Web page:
3D Printed Science And Math: Visualizations And Experiments
3D Printed Science and Math: Visualizations and Experiments
A 3D printer can be used to teach science and math in two ways: when a teacher creates an accurate 3D model of a concept for students to handle, or to design a “starter set” model that students can then alter and use as the basis for explorations. The instructors will impart ideas for developing appropriate content of concepts ranging from kindergarten to grad school and will teach participants to use the free and open source 3D modeling program OpenSCAD. The class assumes participants already know the basics of using a 3D printer, from the UgotClass “Intro to 3D Printing” or equivalent experience.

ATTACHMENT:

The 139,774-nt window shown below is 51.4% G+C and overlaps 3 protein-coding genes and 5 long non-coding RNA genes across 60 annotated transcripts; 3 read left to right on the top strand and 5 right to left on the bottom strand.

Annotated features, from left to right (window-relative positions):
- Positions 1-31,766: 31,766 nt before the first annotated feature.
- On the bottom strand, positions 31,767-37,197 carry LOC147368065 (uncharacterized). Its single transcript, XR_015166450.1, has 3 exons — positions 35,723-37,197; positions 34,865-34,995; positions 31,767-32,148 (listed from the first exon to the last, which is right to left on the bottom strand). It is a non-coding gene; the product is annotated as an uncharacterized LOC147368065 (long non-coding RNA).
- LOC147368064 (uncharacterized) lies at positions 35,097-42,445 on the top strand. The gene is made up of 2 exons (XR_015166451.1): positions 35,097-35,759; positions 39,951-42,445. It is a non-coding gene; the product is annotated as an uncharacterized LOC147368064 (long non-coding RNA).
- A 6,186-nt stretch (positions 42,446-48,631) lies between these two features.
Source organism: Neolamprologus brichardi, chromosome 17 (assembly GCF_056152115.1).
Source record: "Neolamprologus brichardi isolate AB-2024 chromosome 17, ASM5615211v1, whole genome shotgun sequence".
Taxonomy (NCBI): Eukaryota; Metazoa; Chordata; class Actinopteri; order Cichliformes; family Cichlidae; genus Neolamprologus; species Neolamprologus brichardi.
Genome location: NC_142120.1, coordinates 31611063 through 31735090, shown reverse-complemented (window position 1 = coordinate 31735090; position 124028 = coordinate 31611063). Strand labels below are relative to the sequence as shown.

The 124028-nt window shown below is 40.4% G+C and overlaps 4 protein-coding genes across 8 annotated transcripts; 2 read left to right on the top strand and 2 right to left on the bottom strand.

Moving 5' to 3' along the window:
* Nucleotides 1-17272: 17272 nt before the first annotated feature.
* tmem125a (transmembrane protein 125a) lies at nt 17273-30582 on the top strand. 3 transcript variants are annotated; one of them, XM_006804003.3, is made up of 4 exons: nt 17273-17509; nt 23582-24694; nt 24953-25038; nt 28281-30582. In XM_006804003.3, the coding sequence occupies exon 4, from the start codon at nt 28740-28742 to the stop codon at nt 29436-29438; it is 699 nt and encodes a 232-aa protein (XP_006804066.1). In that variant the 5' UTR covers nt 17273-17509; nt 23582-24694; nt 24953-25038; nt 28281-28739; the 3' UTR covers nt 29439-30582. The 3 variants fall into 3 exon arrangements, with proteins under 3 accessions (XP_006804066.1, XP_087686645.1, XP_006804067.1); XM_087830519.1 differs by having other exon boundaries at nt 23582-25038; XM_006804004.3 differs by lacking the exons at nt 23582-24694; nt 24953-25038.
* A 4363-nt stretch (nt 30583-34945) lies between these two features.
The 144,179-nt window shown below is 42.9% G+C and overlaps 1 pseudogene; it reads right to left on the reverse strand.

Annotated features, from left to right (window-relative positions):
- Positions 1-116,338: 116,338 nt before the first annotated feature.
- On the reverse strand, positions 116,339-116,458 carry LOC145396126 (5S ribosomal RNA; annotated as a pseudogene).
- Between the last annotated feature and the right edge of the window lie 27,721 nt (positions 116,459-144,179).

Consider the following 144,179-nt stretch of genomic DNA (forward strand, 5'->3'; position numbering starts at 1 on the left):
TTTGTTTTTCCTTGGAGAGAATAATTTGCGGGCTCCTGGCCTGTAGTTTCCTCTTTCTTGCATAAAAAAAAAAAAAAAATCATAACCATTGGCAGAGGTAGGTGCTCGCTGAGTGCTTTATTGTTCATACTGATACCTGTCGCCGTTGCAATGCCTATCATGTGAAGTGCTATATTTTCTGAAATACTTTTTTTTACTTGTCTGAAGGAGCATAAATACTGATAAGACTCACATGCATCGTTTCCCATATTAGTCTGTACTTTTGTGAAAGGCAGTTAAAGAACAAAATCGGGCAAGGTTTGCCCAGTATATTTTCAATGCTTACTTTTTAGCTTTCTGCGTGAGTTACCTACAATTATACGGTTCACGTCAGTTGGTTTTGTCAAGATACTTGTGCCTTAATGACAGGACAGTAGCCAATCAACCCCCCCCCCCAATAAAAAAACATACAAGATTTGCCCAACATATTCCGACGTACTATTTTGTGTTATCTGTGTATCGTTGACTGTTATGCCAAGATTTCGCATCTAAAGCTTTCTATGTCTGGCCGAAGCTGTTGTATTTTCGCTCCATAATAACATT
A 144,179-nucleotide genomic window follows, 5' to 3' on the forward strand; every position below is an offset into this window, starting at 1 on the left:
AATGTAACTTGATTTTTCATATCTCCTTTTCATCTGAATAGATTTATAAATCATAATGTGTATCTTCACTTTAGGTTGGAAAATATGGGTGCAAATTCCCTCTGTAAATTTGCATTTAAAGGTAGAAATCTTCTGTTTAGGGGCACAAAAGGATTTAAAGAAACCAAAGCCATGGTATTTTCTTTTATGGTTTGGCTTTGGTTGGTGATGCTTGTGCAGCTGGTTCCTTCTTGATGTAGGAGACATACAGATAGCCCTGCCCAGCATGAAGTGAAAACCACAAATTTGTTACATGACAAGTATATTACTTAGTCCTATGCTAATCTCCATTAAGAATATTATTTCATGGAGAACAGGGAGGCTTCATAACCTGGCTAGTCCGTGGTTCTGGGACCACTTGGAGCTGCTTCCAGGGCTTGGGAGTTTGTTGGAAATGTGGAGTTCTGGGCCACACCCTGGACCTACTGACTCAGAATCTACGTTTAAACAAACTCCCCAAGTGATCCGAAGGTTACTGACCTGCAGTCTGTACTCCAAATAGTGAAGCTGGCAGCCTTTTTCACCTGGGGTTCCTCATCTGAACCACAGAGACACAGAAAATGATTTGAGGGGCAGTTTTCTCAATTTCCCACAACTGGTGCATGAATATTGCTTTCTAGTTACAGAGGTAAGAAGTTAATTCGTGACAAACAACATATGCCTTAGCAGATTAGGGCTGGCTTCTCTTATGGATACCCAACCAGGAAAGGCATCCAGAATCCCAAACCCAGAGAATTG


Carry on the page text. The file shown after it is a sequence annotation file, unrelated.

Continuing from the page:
Recommended optional e-book: Horvath and Cameron, 3D Printed Science Projects (Apress, 2016).
Unit 1: 3D printable math and science models
- Best practices for developing models: visualization vs. experiment
- Using the third dimension in novel ways
- Making a model easy to print
- Avoiding common problems with 3D printable models
Unit 2: Creating alterable (parametric) models
- The OpenSCAD programming environment
- Altering an existing OpenSCAD model
- Basics of programming for the non-programmer
- Creating your own simple OpenSCAD model
Unit 3: Creating a visualization model
- Types of math and science models lending themselves to visualization
- Deciding what to keep in and keep out
- Creating your own visualization
Unit 4: The 3D print as experiment
- What is a 3D printable “experiment?”
- How much variation is it practical to build in to a base model?
- Creating your own experiment